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On the Vulnerability of FPGA Bitstream Encryption against Power Analysis Attacks

Teddy Rogers

About This File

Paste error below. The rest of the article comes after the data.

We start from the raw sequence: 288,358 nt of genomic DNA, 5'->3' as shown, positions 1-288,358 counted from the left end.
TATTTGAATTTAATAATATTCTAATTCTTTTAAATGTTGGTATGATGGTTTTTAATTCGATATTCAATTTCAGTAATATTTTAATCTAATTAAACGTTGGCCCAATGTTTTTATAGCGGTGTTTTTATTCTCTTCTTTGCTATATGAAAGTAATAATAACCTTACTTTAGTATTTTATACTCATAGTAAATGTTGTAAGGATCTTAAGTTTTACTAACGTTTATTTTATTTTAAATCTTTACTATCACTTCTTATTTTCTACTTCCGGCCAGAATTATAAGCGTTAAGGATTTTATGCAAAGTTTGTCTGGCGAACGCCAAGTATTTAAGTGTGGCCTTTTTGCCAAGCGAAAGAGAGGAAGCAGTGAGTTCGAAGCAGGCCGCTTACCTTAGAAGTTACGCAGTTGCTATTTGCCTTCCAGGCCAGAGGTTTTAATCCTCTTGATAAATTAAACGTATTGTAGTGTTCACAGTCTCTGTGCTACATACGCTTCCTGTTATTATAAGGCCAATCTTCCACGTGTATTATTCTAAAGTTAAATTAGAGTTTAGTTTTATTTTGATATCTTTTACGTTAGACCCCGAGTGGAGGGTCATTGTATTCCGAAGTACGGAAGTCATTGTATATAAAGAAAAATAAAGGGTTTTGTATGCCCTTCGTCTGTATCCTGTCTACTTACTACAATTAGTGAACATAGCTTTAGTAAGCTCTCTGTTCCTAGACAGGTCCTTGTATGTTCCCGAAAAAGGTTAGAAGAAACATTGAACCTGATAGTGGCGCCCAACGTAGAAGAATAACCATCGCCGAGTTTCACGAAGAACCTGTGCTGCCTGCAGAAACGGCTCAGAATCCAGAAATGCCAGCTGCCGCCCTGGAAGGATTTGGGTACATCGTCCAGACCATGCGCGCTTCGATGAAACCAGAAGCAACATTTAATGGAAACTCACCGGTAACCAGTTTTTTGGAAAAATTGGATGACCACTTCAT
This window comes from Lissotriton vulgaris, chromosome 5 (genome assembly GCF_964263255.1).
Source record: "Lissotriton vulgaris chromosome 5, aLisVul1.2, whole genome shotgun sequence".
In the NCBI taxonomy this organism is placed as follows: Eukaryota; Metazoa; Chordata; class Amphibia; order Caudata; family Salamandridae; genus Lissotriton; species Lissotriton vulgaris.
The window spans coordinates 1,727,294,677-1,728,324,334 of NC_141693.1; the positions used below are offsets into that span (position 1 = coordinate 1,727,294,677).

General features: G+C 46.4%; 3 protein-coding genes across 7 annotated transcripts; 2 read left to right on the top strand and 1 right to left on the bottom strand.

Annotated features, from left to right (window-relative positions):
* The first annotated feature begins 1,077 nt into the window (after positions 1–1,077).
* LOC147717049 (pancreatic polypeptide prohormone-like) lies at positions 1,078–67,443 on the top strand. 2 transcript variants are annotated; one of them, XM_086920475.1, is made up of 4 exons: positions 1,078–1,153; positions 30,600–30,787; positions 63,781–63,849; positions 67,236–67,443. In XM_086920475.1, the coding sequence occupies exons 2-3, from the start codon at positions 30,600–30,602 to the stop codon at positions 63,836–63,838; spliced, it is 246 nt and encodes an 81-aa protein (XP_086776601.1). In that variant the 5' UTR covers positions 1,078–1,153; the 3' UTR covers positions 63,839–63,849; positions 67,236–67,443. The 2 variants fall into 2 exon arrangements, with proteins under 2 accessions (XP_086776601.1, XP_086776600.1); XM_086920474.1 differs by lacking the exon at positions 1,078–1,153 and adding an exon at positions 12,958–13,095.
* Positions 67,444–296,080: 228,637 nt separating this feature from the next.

Over the last two decades FPGAs have become central components for many advanced digital systems, e.g., video signal processing, network routers, data acquisition and military systems. In order to protect the intellectual property and to prevent fraud, e.g., by cloning an FPGA or manipulating its content, many current FPGAs employ a bitstream encryption feature. We develop a successful attack on the bitstream encryption engine integrated in the widespread Virtex-II Pro FPGAs from Xilinx, using side-channel analysis. After measuring the power consumption of a single power-up of the device and a modest amount of off-line computation, we are able to recover all three different keys used by its triple DES module. Our method allows extracting secret keys from any real-world device where the bitstream encryption feature of Virtex-II Pro is enabled. As a consequence, the target product can be cloned and manipulated at will of the attacker. Also, more advanced attacks such as reverse engineering or the introduction of hardware Trojans become potential threats. As part of the side-channel attack, we were able to deduce certain internals of the hardware encryption engine. To our knowledge, this is the first attack against the bitstream encryption of a commercial FPGA reported in the open literature.

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